This subproject is one of many research subprojects utilizing the resources provided by a Center grant funded by NIH/NCRR. Primary support for the subproject and the subproject's principal investigator may have been provided by other sources, including other NIH sources. The Total Cost listed for the subproject likely represents the estimated amount of Center infrastructure utilized by the subproject, not direct funding provided by the NCRR grant to the subproject or subproject staff. Two metalloproteins containing alkaline earth metal binding sites were investigated in this project: class C acid phosphatases and parvalbumins. Class C acid phosphatases (CCAPs) are outer membrane acid phosphatases that contain four essential Asp residues imbedded in the bipartite sequence motif of [IV]-[VAL]-D-[IL]-D-E-T-[VM]-L-X-[NT]-X(2)-Y in the N-terminal half of the polypeptide chain and [IV]-[LM]-X(2)-G-D-[NT]-L-X-D-F in the C-terminal half. The active site features a magnesium ion bound to three of the conserved Asp residues. Because of their localization to the bacterial outer membrane, CCAPs are potential candidates for vaccine development, and some progress has been made toward creating a vaccine against nontypeable Haemophilus influenzae using catalytically inactive mutants of the H. influenzae CCAP. We are studying the structure, function, and immunogenicity of CCAPs from pathogenic bacteria including H. influenzae, F. tularensis, and B. anthracis in order to understand the role of these enzymes in virulence and to provide a platform for the design of inactive mutants with enhanced immunogenicity for use in recombinant vaccines. The second aspect of this project focuses on parvalbumins, which are small (Mr=12,000), vertebrate-specific EF-hand proteins. The parvalbumin family includes alpha and beta sublineages, distinguished by isoelectric point and lineage-specific sequence differences. Despite the general similarity of their metal-ion binding sites and overall fold, parvalbumins exhibit broad variations in divalent ion affinity. We are exploring the physical and structural basis for these differences, using specific parvalbumin isoforms.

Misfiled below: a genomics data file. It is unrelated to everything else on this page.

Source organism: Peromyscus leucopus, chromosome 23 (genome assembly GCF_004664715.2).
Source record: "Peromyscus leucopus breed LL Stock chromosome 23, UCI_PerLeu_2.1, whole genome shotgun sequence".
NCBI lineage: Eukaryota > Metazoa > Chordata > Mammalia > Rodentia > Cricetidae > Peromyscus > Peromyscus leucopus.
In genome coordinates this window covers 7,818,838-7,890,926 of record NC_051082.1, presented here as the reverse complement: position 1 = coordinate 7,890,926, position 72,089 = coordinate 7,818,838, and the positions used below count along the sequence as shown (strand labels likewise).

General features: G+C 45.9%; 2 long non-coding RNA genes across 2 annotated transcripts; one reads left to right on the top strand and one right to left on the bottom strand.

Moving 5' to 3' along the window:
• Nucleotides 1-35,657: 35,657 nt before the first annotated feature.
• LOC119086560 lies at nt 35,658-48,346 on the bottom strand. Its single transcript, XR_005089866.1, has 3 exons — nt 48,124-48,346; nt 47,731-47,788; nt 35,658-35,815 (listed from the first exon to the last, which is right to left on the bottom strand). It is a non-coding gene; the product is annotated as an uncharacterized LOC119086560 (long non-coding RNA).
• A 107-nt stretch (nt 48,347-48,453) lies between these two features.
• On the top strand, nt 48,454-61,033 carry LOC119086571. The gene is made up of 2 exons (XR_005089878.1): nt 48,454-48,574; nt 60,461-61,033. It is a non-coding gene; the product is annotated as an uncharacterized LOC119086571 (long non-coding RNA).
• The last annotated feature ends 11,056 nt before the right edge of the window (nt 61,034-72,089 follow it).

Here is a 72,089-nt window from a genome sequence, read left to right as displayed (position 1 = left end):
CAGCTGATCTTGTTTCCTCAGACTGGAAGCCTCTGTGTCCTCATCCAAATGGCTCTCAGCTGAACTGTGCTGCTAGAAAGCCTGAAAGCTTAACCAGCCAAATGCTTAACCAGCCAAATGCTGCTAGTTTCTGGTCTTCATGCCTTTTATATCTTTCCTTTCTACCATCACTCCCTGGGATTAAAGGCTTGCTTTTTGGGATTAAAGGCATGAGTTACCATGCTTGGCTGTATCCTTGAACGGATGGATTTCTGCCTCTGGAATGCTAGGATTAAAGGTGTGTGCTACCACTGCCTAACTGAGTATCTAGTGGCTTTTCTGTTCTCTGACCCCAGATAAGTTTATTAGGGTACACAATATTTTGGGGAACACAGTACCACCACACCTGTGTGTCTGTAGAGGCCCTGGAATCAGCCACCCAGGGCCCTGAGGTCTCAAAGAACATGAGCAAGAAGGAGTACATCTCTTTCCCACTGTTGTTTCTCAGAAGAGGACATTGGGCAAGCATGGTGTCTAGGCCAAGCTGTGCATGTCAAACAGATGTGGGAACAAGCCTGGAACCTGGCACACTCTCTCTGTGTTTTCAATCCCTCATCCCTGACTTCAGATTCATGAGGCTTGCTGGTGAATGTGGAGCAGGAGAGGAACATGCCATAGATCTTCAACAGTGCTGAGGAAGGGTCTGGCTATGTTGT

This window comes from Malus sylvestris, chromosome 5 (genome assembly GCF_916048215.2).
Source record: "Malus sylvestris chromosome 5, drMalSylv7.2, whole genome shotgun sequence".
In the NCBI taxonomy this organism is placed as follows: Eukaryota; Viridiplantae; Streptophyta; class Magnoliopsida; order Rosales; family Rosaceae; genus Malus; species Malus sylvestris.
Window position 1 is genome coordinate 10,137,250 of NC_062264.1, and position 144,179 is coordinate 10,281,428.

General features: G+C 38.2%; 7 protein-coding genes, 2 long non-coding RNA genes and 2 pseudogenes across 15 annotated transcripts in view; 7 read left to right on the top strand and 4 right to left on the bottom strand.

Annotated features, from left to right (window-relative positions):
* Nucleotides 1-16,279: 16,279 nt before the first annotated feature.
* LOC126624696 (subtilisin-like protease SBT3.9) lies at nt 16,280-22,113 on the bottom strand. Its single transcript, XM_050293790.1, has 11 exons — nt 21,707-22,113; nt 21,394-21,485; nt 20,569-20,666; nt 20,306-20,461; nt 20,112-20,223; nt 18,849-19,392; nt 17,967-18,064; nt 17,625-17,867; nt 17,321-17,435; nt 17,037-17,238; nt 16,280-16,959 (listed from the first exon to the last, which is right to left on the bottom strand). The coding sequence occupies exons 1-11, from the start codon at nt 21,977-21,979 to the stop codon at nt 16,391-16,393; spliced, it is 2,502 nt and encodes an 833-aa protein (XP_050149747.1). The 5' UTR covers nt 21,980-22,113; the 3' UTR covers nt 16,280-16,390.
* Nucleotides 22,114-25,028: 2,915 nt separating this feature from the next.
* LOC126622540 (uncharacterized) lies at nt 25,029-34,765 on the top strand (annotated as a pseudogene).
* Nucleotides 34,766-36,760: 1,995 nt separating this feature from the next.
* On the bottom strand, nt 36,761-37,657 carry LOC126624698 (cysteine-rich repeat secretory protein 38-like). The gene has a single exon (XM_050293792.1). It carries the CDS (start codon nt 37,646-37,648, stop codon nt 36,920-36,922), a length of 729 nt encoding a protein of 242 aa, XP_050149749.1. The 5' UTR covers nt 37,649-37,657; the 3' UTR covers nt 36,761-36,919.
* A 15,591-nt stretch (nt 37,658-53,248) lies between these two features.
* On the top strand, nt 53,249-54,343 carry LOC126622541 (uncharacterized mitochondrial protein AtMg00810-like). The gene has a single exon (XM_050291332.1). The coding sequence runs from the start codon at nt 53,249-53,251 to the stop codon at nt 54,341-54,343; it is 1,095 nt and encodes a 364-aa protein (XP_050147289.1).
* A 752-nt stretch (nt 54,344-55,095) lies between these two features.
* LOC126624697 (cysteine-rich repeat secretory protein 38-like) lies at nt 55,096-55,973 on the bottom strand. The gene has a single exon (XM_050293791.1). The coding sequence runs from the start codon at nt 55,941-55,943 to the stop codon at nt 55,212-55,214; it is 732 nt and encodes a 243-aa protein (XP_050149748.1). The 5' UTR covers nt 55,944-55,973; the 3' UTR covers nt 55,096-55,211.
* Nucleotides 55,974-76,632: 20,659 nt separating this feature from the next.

National Institute of Health (NIH)
National Center for Research Resources (NCRR)
Biotechnology Resource Grants (P41)
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Special Emphasis Panel (ZRG1-BCMB-K (40))
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Cornell University
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